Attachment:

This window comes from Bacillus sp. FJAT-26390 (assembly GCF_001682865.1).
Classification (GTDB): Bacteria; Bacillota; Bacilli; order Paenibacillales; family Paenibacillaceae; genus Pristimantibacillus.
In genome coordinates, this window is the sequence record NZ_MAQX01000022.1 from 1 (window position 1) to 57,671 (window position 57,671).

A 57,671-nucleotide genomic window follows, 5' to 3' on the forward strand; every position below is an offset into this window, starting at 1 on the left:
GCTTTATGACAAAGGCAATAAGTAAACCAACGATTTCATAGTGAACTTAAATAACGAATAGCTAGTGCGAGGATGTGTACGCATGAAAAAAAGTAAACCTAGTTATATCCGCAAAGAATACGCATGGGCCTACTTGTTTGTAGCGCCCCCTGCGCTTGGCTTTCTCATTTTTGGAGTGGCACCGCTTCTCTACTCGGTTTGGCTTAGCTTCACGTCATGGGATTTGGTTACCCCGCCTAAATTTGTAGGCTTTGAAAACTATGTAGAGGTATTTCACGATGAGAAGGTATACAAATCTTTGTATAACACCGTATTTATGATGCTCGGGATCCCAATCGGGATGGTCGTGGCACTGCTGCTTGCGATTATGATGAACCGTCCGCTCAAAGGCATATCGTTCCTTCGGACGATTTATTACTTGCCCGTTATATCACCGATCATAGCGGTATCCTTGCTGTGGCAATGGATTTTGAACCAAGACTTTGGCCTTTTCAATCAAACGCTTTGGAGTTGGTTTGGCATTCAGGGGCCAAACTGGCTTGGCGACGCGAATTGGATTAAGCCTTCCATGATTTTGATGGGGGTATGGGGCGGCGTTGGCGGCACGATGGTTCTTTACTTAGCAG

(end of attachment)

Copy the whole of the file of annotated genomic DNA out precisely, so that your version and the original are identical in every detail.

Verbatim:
This window comes from Bacillus sp. FJAT-26390 (assembly GCF_001682865.1).
Classification (GTDB): Bacteria; Bacillota; Bacilli; order Paenibacillales; family Paenibacillaceae; genus Pristimantibacillus.
In genome coordinates, this window is the sequence record NZ_MAQX01000022.1 from 1 (window position 1) to 57,671 (window position 57,671).

A 57,671-nucleotide genomic window follows, 5' to 3' on the forward strand; every position below is an offset into this window, starting at 1 on the left:
GCTTTATGACAAAGGCAATAAGTAAACCAACGATTTCATAGTGAACTTAAATAACGAATAGCTAGTGCGAGGATGTGTACGCATGAAAAAAAGTAAACCTAGTTATATCCGCAAAGAATACGCATGGGCCTACTTGTTTGTAGCGCCCCCTGCGCTTGGCTTTCTCATTTTTGGAGTGGCACCGCTTCTCTACTCGGTTTGGCTTAGCTTCACGTCATGGGATTTGGTTACCCCGCCTAAATTTGTAGGCTTTGAAAACTATGTAGAGGTATTTCACGATGAGAAGGTATACAAATCTTTGTATAACACCGTATTTATGATGCTCGGGATCCCAATCGGGATGGTCGTGGCACTGCTGCTTGCGATTATGATGAACCGTCCGCTCAAAGGCATATCGTTCCTTCGGACGATTTATTACTTGCCCGTTATATCACCGATCATAGCGGTATCCTTGCTGTGGCAATGGATTTTGAACCAAGACTTTGGCCTTTTCAATCAAACGCTTTGGAGTTGGTTTGGCATTCAGGGGCCAAACTGGCTTGGCGACGCGAATTGGATTAAGCCTTCCATGATTTTGATGGGGGTATGGGGCGGCGTTGGCGGCACGATGGTTCTTTACTTAGCAG